Small Massachusetts Utility Keeping Calm Through Crisis

While water department superintendent Thomas Orcutt is no stranger to disaster preparedness, he's never had to deal with anything quite like COVID-19 before

Small Massachusetts Utility Keeping Calm Through Crisis

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Although Thomas Orcutt has never dealt with a public disaster as big as COVID-19 before, he knows the drill. Plan ahead. Stay Calm. Answer the phone.

In mid-March, as the coronavirus alarm began to sound in earnest in this country, town officials in Groton, Massachusetts, (a suburb of Boston) formally declared an emergency and closed town buildings. By March 24, Gov. Charlie Baker had issued a stay-at-home advisory for the citizens and nonessential businesses in the state.

Meanwhile, a few administrators went to work at the Groton Water Department answering phones and work computers in an otherwise empty office. Orcutt — the superintendent of the water department and a 45-year veteran in the water and wastewater industry — was one of those answering calls.

“The water operations will continue to function, just in a different manner than we are used to,” Orcutt said at the time. Other office staff functioned remotely, occasionally stopping by the building. Field techs discontinued in-person contact with water customers. Schedules were revamped with planned work postponed for 30 days. All in all, it’s the kind of orderly response the city’s 4,963 customers rely on.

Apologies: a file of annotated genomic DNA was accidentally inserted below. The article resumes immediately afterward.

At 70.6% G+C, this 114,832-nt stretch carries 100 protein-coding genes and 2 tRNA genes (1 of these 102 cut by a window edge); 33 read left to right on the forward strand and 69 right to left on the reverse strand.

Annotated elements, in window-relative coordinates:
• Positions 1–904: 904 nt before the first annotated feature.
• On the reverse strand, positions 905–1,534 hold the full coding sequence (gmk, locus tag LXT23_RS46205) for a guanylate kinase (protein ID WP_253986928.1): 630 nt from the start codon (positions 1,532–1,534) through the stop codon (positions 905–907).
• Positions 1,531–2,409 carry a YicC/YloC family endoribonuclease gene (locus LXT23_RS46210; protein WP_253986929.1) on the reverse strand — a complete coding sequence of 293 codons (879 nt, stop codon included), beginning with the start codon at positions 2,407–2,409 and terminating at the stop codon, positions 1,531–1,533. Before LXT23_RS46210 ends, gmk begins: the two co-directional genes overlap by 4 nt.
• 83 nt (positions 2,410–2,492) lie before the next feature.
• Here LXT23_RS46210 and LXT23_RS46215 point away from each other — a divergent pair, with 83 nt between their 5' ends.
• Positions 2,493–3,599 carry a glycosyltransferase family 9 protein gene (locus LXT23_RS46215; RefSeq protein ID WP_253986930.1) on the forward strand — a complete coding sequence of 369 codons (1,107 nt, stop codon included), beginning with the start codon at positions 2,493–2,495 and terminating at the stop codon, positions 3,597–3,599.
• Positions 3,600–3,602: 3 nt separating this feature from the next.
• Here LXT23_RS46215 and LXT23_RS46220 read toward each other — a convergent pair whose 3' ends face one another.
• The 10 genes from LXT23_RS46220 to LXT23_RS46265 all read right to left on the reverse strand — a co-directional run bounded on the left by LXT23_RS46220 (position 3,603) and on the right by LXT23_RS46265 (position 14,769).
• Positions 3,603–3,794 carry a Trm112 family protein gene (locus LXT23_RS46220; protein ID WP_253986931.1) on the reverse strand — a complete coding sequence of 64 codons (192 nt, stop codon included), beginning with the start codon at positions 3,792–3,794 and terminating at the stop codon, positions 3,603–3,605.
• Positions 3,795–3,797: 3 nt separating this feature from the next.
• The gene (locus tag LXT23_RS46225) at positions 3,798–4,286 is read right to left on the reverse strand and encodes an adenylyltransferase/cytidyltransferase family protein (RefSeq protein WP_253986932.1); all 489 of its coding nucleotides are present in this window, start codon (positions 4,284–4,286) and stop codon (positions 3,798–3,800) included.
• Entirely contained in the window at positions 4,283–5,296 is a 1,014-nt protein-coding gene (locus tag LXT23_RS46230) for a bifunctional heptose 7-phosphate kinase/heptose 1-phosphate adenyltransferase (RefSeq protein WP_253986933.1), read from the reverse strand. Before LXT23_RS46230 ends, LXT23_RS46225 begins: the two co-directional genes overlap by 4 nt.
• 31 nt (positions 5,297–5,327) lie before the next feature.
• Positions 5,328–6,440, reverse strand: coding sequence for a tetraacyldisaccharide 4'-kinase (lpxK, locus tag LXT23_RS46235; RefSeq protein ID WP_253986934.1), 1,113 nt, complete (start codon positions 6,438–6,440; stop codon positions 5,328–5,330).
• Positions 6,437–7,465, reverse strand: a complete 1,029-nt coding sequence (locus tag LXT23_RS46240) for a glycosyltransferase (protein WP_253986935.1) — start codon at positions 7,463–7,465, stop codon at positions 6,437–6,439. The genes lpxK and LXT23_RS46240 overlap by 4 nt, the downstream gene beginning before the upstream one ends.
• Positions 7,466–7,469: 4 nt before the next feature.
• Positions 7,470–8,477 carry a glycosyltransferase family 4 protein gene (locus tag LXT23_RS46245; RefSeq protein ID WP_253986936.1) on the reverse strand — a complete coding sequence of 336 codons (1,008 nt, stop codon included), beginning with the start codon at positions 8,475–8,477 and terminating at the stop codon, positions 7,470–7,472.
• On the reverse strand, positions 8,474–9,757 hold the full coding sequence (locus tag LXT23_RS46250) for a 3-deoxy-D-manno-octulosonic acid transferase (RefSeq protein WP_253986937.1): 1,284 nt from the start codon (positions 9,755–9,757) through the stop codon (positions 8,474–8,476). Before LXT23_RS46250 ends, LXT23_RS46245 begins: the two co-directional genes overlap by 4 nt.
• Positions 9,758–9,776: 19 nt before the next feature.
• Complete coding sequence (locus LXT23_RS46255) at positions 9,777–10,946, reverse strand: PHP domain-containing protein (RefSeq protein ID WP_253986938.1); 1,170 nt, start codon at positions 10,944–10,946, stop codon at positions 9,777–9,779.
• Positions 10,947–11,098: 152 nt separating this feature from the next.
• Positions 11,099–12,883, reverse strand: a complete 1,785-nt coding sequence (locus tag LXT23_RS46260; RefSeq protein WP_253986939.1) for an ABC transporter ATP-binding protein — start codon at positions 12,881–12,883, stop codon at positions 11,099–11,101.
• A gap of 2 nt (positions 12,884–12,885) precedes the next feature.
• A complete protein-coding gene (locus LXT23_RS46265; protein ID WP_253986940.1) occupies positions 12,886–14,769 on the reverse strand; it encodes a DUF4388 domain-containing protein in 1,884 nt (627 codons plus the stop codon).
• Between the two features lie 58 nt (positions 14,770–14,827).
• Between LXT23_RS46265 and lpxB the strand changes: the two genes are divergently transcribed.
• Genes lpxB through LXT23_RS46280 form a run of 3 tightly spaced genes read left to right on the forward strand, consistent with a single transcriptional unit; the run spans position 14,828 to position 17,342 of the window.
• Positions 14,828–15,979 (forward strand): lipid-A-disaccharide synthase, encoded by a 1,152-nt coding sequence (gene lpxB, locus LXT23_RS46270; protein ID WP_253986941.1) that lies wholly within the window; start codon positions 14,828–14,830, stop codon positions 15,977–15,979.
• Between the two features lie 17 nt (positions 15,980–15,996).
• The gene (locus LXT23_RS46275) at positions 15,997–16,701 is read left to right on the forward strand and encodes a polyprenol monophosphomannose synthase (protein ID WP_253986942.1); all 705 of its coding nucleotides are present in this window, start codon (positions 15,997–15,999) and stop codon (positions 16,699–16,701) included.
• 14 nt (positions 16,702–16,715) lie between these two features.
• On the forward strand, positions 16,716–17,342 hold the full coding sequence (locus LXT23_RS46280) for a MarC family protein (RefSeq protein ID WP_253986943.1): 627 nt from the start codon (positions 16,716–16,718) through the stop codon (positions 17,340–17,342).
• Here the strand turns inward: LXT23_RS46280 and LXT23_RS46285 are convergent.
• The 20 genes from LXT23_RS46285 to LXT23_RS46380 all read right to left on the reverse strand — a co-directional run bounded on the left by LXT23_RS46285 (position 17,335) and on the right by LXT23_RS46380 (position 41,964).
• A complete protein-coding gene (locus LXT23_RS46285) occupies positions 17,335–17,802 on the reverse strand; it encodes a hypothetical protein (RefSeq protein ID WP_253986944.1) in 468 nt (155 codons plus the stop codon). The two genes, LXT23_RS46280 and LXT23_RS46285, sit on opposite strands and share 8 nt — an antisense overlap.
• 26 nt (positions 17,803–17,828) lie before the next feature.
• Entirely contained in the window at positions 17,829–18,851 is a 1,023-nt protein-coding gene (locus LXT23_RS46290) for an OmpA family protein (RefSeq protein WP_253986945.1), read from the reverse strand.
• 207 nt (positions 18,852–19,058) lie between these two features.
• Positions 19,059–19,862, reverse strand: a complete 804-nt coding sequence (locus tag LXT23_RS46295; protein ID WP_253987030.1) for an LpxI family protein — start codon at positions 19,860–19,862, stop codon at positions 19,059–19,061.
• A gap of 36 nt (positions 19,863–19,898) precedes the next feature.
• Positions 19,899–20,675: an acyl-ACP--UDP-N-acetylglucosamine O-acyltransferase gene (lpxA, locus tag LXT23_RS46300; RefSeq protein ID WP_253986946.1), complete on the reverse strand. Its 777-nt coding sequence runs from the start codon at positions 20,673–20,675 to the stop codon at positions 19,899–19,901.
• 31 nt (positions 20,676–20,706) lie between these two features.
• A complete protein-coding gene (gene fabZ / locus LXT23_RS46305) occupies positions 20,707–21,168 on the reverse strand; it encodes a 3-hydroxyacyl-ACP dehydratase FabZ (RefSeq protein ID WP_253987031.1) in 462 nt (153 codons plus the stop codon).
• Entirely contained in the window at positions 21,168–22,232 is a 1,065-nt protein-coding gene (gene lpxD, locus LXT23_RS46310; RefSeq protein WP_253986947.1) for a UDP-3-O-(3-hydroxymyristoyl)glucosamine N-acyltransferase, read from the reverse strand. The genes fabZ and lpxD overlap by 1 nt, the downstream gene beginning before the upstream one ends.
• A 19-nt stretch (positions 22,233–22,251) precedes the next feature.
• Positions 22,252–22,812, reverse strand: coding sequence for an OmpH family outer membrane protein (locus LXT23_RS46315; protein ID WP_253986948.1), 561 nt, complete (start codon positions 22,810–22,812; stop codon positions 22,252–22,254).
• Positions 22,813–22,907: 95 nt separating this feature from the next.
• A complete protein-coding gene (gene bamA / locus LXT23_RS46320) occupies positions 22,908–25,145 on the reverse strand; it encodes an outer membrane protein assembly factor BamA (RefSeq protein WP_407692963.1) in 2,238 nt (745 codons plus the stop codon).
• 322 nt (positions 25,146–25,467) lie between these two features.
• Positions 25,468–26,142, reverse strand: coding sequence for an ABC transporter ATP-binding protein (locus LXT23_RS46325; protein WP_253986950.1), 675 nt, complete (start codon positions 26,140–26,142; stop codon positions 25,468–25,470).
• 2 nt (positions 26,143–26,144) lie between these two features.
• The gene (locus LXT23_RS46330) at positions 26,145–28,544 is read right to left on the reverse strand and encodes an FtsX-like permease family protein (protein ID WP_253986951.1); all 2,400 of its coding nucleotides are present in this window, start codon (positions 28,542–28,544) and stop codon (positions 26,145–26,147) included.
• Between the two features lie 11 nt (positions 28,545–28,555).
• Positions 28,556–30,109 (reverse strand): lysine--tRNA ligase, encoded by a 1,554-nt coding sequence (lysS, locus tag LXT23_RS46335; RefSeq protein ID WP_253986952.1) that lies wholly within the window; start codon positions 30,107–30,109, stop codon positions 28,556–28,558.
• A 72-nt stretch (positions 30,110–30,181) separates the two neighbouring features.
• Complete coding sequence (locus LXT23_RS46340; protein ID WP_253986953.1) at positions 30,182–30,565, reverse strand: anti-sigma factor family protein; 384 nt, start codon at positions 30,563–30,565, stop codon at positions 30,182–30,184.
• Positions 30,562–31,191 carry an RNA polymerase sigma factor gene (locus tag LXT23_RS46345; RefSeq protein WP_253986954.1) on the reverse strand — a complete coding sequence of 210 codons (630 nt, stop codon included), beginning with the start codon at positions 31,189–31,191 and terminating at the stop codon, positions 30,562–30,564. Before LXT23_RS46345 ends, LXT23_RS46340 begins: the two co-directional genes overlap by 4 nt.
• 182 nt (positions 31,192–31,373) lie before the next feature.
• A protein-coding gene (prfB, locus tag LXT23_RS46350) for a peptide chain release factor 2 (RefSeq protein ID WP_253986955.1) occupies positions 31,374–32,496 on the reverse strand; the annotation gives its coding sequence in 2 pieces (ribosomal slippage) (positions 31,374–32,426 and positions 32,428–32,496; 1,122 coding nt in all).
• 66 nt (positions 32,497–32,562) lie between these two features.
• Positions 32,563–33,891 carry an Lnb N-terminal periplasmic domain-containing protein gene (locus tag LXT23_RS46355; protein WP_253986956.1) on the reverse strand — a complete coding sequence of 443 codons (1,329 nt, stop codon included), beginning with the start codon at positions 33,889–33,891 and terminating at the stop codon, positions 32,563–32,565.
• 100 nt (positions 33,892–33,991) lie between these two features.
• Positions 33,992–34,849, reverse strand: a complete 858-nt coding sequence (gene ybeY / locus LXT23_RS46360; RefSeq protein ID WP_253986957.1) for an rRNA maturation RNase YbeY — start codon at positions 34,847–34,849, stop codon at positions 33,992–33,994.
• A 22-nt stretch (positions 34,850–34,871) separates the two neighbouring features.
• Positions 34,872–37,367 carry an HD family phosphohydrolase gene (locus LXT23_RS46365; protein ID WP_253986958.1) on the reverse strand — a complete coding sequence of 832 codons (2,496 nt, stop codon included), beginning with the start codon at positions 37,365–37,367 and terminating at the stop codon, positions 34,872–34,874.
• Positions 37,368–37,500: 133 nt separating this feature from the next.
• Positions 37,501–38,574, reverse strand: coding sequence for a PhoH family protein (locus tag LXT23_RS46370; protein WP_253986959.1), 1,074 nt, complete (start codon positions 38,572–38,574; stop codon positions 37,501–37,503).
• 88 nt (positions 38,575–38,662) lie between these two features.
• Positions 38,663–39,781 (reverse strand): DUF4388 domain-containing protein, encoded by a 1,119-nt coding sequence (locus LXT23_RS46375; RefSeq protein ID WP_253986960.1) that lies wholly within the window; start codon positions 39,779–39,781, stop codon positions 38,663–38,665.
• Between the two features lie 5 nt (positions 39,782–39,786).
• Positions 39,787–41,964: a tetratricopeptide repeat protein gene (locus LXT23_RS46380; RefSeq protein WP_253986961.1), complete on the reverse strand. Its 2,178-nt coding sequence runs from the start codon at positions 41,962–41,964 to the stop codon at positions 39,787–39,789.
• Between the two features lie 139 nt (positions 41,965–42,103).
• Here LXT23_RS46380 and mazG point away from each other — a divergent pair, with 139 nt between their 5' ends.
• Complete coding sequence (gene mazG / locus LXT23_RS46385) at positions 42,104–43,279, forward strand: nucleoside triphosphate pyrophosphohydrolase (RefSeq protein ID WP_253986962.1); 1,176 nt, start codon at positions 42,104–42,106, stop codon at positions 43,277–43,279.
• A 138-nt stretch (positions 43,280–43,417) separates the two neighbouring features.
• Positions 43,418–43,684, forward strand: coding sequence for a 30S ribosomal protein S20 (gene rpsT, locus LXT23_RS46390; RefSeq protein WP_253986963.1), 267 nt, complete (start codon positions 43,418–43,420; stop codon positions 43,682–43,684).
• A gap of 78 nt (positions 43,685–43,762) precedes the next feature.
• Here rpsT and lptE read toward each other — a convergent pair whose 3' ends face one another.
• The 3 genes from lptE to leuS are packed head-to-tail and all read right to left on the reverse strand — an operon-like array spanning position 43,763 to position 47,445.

While Orcutt says he’s never previously worked on an emergency declaration of this magnitude, he is no stranger to dealing with public emergencies. As a first responder, he serves on Groton’s Emergency Planning Committee.

“We have planned for numerous emergency events, such as flooding, blizzards and hurricanes, but not to this level. The committee has only been activated a handful of times over the course of my 20-plus years here in Groton.”

He also is a committee member on the statewide MaWARN system, which links water and wastewater associations in the state for mutual aid during natural or man-made situations that threaten public health.

“Having a written plan and going through training exercises helps calm emotions for all staff members when and if a plan needs to be implemented,” says Orcutt.

In other words, developing solid strategies and procedures ahead of time, and practicing good communication with staff and customers, is crucial for dealing with public disasters like these.

The Groton Water Department is the subject of an upcoming feature profile in the June edition of Municipal Sewer & Water. So stay tuned for more from this small Massachusetts water utility and learn how it takes a progressive approach to new technology to improve its efficiency.


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